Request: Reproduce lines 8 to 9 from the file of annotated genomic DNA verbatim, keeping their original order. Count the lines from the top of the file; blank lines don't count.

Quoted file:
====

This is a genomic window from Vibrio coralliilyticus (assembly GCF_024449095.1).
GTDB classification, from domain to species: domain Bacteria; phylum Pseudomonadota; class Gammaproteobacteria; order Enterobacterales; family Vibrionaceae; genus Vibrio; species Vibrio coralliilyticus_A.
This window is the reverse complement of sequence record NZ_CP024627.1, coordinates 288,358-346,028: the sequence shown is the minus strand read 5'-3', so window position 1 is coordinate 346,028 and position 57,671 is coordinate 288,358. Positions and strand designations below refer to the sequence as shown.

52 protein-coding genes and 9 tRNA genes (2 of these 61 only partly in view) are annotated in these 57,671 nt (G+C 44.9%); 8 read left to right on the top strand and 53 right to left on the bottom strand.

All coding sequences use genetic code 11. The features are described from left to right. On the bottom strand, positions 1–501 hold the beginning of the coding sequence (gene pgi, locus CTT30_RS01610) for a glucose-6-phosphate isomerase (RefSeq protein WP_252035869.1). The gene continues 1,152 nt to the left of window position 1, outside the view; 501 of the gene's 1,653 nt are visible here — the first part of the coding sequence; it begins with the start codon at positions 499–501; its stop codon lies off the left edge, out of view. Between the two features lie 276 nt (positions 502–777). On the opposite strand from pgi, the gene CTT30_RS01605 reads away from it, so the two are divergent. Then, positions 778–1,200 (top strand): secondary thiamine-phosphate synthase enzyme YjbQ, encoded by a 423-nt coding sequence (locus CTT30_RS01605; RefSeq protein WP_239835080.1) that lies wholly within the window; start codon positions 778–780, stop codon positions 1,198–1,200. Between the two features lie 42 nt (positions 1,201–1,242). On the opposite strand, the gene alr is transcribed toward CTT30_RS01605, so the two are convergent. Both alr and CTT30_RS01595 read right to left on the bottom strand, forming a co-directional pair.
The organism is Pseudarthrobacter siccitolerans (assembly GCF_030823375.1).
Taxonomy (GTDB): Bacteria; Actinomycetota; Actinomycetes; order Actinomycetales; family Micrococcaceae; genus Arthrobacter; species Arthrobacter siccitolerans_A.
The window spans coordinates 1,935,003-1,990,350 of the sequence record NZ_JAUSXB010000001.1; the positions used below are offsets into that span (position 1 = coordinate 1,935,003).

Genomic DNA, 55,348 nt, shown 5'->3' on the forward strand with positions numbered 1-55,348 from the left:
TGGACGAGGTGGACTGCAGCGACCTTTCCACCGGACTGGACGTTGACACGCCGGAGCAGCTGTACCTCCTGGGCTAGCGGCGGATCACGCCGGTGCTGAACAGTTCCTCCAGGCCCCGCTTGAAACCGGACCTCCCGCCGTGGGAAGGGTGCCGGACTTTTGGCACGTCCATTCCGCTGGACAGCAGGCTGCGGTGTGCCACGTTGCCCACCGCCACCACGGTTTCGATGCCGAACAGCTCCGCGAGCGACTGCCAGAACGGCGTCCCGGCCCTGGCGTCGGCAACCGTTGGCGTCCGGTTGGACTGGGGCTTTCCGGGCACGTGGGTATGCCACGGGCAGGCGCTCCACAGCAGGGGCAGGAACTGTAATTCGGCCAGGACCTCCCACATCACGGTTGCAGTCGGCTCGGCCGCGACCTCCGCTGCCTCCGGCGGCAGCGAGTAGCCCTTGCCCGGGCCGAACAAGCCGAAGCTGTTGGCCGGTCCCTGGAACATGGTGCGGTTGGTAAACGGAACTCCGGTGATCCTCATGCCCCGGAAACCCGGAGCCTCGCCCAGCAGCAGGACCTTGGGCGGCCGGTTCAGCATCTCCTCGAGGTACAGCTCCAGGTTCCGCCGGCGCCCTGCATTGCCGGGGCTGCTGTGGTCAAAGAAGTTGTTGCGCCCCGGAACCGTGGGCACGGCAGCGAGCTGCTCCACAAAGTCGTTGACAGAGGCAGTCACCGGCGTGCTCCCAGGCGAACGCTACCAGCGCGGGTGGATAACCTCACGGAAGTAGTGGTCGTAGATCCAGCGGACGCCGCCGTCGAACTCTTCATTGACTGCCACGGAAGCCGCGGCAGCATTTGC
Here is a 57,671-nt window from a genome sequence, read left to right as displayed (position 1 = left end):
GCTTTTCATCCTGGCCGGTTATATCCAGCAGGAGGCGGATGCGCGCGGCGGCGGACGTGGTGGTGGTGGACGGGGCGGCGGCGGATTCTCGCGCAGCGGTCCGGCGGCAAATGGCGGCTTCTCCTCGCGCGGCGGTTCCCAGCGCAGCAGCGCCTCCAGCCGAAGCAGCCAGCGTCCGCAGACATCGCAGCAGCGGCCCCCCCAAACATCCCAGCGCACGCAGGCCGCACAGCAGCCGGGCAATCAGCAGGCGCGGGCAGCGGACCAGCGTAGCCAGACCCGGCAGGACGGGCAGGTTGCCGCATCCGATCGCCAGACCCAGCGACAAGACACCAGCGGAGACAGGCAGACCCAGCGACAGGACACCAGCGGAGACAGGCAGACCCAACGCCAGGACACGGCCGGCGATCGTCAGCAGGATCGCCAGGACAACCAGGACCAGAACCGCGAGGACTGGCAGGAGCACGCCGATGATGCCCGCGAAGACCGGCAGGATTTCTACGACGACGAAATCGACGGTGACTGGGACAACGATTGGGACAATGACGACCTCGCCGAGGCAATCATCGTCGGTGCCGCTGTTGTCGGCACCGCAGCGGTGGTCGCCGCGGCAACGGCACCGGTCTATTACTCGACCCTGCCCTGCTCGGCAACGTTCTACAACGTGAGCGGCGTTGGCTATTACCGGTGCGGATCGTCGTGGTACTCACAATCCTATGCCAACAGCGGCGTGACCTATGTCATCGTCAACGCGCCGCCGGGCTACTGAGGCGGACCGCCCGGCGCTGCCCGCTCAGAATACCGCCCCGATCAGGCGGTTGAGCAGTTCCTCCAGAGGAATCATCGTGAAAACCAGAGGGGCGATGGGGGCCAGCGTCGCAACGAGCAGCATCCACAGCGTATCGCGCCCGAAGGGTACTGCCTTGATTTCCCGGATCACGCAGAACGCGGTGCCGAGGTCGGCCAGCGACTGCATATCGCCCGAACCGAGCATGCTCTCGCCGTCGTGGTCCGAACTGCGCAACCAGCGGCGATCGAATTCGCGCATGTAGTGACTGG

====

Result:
The window spans coordinates 1,935,003-1,990,350 of the sequence record NZ_JAUSXB010000001.1; the positions used below are offsets into that span (position 1 = coordinate 1,935,003).

Genomic DNA, 55,348 nt, shown 5'->3' on the forward strand with positions numbered 1-55,348 from the left: